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Video games, not TV, linked to obesity in kids

Despite conventional wisdom, simply watching television is not related to a child's weight, but playing video games may be, new research indicates.

"Children with higher weight status spent moderate amounts of time playing electronic games, while children with lower weight status spent either little or a lot of time playing electronic games," say Elizabeth A. Vandewater, Ph.D., and colleagues at the University of Texas in the Journal of Adolescence. "Moderate" play, while it sounds benign, can have a great impact, given the large number of American children who play electronic games.

The researchers surveyed 2,831 children age 1 to 12, recording media habits of the children and calculating their body mass index, a ratio of height to weight that indicates how fat or thin a person is.

"While both television and video game play can be reasonably be considered sedentary activities, video game play was related to children's weight status while television was not," she says. "This may mean that video game play, but not television use, is indeed displacing the time children spend in more physically demanding pursuits."

How might viewing the tube lead to overweight children? One long-standing view could be called the "couch potato hypothesis" -- kids sit, immobile, watching a screen instead of playing sports. A second view ties TV watching to eating, either through a barrage of ads (mostly for food) or because children snack while watching.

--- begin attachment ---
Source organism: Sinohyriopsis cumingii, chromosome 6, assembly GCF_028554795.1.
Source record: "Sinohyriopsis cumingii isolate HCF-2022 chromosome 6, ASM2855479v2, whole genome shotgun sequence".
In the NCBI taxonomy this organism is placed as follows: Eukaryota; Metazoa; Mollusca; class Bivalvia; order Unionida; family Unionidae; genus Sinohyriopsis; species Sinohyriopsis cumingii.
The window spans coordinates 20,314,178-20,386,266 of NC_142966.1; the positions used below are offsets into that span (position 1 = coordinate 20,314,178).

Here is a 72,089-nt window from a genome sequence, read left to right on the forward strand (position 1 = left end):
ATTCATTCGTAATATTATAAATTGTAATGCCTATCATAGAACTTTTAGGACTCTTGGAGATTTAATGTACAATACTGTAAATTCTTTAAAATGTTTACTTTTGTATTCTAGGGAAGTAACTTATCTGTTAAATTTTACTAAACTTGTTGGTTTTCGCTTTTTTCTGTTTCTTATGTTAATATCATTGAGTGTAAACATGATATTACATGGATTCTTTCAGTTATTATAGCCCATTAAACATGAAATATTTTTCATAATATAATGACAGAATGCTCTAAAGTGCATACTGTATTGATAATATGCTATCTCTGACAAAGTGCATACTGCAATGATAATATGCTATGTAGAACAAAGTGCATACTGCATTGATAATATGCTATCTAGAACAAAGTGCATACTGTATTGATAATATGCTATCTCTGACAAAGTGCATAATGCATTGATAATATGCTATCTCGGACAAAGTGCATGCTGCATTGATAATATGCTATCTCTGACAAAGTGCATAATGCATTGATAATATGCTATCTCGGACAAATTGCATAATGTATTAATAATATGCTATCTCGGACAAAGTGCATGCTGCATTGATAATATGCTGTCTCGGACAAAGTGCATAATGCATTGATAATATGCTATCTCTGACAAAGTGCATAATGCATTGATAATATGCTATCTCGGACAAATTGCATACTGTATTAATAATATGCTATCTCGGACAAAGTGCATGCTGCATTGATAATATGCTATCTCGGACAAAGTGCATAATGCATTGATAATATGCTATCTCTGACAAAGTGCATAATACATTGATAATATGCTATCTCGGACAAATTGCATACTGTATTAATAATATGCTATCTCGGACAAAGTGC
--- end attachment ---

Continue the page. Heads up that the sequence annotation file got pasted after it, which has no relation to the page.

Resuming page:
Vandewater says she finds the persistence of the view that watching television makes kids fat puzzling, given much research to the contrary. The connection between obesity and the television screen is weak, she says.

In her study, children with higher BMIs seemed to play video games moderately but read or used computers for non-game purposes either very little or a lot more than those with a lower BMI. The heavier children spent more time in sedentary activities than thinner kids did, but t
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Contact: Elizabeth A. Vandewater
evandewater@mail.utexas.edu
512-475-6886
Center for the Advancement of Health
17-Mar-2004


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